Beachgoers draw circles in the sand, use pool noodles to create social distance

Pool noodle barriers created social distance at the beach during pandemic

The beach forecast is perfect, but lifeguards are being reminded to wash their hands -- a reminder the forecast for COVID-19 is concerning.

"I just stay farther away from people whenever I find my spot," said tourist Austin Pierce. 

He and his friend, Justin Jones are visiting from Tennessee. They're glad to have a sense that life remains mostly normal, with a few changes. 

"I see people digging circles around them, not trying to be rude to anybody, but we have to do this to protect ourselves. We are trying to do everything we can," said Jones and Pierce. 

In South Florida, beaches have closed in Miami and Ft. Lauderdale. So far, they're the hardest-hit locations in the Sunshine State. 

On Siesta Key and Clearwater beaches, spring break isn't slowing down for the novel coronavirus.


A reminder to Siesta Key lifeguards to wash their hands

"Different localities are going to make decisions about what makes sense, having talked to mayors, it’s not uniform throughout the state," said Gov. Ron DeSantis.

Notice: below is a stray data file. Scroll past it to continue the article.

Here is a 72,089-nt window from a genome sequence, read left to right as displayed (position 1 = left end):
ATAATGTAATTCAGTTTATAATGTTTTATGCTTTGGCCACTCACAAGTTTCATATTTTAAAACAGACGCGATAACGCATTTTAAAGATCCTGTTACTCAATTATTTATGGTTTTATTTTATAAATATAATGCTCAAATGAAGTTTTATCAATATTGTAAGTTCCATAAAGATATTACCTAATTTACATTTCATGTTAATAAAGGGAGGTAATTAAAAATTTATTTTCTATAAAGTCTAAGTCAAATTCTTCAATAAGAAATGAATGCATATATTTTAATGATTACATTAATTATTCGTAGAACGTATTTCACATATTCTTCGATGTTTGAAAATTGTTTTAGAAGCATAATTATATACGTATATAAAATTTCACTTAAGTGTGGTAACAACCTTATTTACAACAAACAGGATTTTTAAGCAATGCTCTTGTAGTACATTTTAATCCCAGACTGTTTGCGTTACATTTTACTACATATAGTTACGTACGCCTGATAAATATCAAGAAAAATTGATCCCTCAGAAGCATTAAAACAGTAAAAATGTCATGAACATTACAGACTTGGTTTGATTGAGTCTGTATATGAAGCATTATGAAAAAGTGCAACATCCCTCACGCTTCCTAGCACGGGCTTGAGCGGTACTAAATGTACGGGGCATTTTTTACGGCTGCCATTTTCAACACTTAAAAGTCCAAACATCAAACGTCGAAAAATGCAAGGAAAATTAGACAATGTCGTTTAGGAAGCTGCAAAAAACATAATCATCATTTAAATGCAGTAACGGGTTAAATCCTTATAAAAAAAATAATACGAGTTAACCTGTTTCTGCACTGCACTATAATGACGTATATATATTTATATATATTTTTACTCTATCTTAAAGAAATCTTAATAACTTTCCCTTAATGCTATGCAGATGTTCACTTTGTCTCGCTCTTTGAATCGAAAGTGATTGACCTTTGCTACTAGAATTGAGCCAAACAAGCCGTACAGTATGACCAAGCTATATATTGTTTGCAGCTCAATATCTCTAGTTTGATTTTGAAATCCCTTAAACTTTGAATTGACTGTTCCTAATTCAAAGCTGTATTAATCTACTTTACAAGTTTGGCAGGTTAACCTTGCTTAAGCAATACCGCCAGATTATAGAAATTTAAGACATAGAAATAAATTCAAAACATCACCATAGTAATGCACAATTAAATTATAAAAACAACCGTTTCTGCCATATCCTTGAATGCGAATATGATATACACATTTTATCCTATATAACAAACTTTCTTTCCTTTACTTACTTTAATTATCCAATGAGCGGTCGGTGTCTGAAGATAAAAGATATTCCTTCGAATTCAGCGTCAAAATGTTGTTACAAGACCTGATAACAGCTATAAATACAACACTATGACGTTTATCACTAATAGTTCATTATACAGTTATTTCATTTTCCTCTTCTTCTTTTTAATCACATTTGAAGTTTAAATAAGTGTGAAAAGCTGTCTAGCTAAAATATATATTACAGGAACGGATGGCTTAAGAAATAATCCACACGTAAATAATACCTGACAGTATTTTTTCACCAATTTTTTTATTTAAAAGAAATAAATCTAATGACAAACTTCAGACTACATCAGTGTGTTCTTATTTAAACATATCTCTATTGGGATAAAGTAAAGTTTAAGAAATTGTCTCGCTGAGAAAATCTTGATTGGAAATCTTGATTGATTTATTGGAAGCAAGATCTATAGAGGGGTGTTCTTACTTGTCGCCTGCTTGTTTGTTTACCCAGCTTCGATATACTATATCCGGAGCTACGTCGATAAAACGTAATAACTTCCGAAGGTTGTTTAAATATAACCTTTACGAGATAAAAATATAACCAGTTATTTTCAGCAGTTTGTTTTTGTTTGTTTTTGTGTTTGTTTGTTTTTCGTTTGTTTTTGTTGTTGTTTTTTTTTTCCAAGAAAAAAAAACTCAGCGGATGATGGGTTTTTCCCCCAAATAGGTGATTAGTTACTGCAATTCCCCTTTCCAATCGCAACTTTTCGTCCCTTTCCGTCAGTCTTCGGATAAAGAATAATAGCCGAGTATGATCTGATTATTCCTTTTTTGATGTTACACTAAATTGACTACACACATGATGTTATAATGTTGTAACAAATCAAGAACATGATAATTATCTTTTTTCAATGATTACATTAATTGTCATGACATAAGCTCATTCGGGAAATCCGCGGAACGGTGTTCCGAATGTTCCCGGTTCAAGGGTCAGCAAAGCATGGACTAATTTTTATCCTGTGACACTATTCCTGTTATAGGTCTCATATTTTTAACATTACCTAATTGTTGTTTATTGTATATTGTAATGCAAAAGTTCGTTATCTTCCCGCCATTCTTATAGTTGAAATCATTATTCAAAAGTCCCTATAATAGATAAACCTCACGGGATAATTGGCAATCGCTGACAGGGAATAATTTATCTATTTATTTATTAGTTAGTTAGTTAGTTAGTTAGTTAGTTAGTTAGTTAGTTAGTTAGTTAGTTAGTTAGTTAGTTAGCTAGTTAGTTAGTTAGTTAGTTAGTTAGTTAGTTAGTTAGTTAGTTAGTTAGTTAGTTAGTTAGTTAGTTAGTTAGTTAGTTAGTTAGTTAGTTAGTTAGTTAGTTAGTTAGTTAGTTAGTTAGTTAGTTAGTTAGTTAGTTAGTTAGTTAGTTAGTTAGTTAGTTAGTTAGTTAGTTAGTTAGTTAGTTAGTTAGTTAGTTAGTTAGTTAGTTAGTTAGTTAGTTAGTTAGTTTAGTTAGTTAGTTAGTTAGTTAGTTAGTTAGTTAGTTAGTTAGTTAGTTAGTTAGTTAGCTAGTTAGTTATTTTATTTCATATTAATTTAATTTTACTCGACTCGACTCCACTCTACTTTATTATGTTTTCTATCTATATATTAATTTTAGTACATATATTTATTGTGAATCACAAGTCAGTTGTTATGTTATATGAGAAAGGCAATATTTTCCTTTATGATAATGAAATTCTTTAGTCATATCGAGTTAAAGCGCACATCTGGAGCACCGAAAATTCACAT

He wants to see those crowds cut down. 

Social distancing appears to be the key to stopping the spread of the virus but how do you keep groups down to 10 people or less if everyone is at the beach? 

That's a question local officials will have to answer. 

"What we are going to be doing is...applying the CDC guidelines of no group on a beach of more than 10 and you have to have distance apart if you are out there," the governor said. 

Paula Banks, from Canada, came up with a unique use for pool noodles. She built a barrier to keep others away. 

"We are just trying to keep our little area 10 feet away from everybody like they’re recommending," she said. 

Until stricter guidelines are issued, the beach continues to draw those looking for a sense of normalcy and peace from the pandemic. 

"The kids have been stuck in the house for a while so they’re bored. We thought a beach is probably one of the safest places we could go to keep our differences," said Banks. 


The Florida Department of Health has opened a COVID-19 Call Center at 1-866-779-6121. Agents will answer questions around the clock. Questions may also be emailed to Email responses will be sent during call center hours.

LINK: Florida's COVID-19 website

CORONAVIRUS IN FLORIDA: What you need to know



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